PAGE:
Comp Cams designed its Nitrous HP line of camshafts specifically for street use with nitrous. They have relatively wide separation angles, and longer exhaust events to expel the added exhaust gases from the nitrous-enhanced combustion. Comp offers them in both hydraulic flat tappet and roller designs. What is interesting about street rollers is that the seat timing (0.006-inch lift) is much greater than their hydraulic flat tappet counterpart. This is because you can only open the valve so quickly off the base circle of the cam with a roller tappet. You can actually open the valve faster right off the seat with a flat tappet design. By 0.050-inch tappet lift the duration is the same, but the real story happens by 0.200-inch tappet lift. To have equal duration at 0.050 inch, the roller design has 8 degrees more inlet duration and 9 degrees more exhaust duration at 0.200-inch tappet lift. This is where the hydraulic street rollers really shine over the flat tappets. At really short street durations, the flats have slightly better idle quality, but it's all done by the time you stand on the throttle.

Check out Comp's Nitrous HP camshafts. I would recommend going with the hydraulic roller design, which is sold under grind number NX276HR. This camshaft specs out at 276/288 degrees duration at 0.006-inch tappet lift, 224/236 degrees at 0.050-inch tappet lift, 0.502/0.520-inch max lift, and is ground on 113 centers. The wider centers help reduce communication on overlap because of the added cylinder pressure from the nitrous load. If you can't afford to upgrade to the retrofit hydraulic rollers, go with the NX268H grind. This cam comes in at 268/286 at 0.006 inch, 224/236 at 0.050 inch, 0.477/0.490-inch max lift, and is ground on 113 centers. As you can see by the specs, the inlet lobe is quite a bit shorter at the seat timing numbers, which helps the idle quality. Check with Comp Cams for more information on both of these selections.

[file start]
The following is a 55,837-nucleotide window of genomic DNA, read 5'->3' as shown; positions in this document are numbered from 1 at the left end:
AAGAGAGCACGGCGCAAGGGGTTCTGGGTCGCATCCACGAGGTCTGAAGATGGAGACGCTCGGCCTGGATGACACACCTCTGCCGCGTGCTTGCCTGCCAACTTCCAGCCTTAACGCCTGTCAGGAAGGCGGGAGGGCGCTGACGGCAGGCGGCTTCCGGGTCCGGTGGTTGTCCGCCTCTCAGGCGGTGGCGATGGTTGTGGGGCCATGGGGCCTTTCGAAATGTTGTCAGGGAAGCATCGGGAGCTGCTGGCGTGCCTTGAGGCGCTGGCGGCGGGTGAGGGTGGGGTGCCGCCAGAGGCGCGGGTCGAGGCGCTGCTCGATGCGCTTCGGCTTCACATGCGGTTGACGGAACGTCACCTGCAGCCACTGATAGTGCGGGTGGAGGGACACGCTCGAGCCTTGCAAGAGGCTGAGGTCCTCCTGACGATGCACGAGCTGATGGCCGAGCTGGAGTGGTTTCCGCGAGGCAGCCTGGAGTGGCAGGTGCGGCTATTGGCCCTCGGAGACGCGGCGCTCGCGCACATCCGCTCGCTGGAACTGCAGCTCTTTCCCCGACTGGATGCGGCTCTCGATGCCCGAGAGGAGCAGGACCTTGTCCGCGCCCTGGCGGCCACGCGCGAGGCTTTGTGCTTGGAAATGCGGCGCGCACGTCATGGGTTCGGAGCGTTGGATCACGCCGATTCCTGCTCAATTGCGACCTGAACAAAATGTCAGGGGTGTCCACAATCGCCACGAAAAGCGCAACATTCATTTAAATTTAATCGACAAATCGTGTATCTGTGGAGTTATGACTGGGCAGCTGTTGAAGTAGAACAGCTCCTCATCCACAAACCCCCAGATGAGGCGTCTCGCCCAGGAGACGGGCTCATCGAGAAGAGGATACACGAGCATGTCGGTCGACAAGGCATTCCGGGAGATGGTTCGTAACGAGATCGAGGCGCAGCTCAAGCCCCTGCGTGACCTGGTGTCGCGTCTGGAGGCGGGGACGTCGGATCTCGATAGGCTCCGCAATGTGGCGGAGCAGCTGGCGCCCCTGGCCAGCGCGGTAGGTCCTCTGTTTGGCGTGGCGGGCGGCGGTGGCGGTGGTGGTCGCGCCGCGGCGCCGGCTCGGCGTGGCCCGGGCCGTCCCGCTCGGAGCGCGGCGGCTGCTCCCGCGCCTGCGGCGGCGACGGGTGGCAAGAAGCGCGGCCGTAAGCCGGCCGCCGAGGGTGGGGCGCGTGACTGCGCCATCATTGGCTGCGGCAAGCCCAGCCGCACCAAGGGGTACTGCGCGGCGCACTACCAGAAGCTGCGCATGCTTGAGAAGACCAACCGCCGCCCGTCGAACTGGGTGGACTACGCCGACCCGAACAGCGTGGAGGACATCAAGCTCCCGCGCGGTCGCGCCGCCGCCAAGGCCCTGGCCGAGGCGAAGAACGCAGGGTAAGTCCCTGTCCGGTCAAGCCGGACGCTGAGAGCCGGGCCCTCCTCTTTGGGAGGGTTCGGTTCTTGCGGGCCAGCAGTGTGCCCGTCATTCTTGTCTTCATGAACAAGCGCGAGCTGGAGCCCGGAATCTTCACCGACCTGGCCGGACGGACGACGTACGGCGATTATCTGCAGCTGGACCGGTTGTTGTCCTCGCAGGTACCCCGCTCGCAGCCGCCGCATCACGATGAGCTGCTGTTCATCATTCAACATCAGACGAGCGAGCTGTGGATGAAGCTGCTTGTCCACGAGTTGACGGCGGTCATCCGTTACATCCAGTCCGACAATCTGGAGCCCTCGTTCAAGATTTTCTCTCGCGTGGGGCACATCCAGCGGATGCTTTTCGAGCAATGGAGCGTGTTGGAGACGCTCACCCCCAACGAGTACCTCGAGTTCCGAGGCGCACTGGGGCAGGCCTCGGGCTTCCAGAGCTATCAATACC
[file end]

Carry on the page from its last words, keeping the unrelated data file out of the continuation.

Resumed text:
With the hydraulic roller camshaft swap you should easily have 375 hp with your current combination. With refinement, on the Jones, you should be well over 500 hp, which will push you into mandatory-rollbar territory with your Corvette. Great job with your Vette, and enjoy.


Confusing Shifts
QI am in the process of installing an LS2 crate engine in a '57 Bel-Air using an aftermarket frame. The part number of the engine is 19165484. What type of 4L60 transmission will work with this engine? I am set to use the '98-and-later Corvette one with a two-piece bellhousing. I just read an article on a website that said if your engine uses a 58x crank trigger, your only option is a 4L70 transmission. This transmission was used in the GTO, the Trailblazer SS, and the '07-and-later fullsize trucks and is unique in that it has an input shaft speed sensor. The 4L70 transmission has a slightly higher torque capacity than a 4L60, but the added input shaft speed sensor is a must for compatibility with a 58x PCM. Is this true? I could not find anything like this before we ordered the engine. I basically said "put your transmission on it and stick it in your hot rod and go." Any help would be greatly appreciated.
Jerry Cox
Ocala, FL

AEngine controls and transmission controls are moving faster than the speed of light these days. GM has now gone to installing transmission control modules (TCM) in the valvebody of the transmissions to communicate with the engine control module (ECM), which is responsible for engine management. Gone are the days when the powertrain control module (PCM) controlled both. This is where swapping in some of the latest of the General's trick parts gets rather tricky. Swapping in some of the newest powertrains requires that you use the TCM/ECM combo or go with aftermarket-specific controllers to manage your driveline.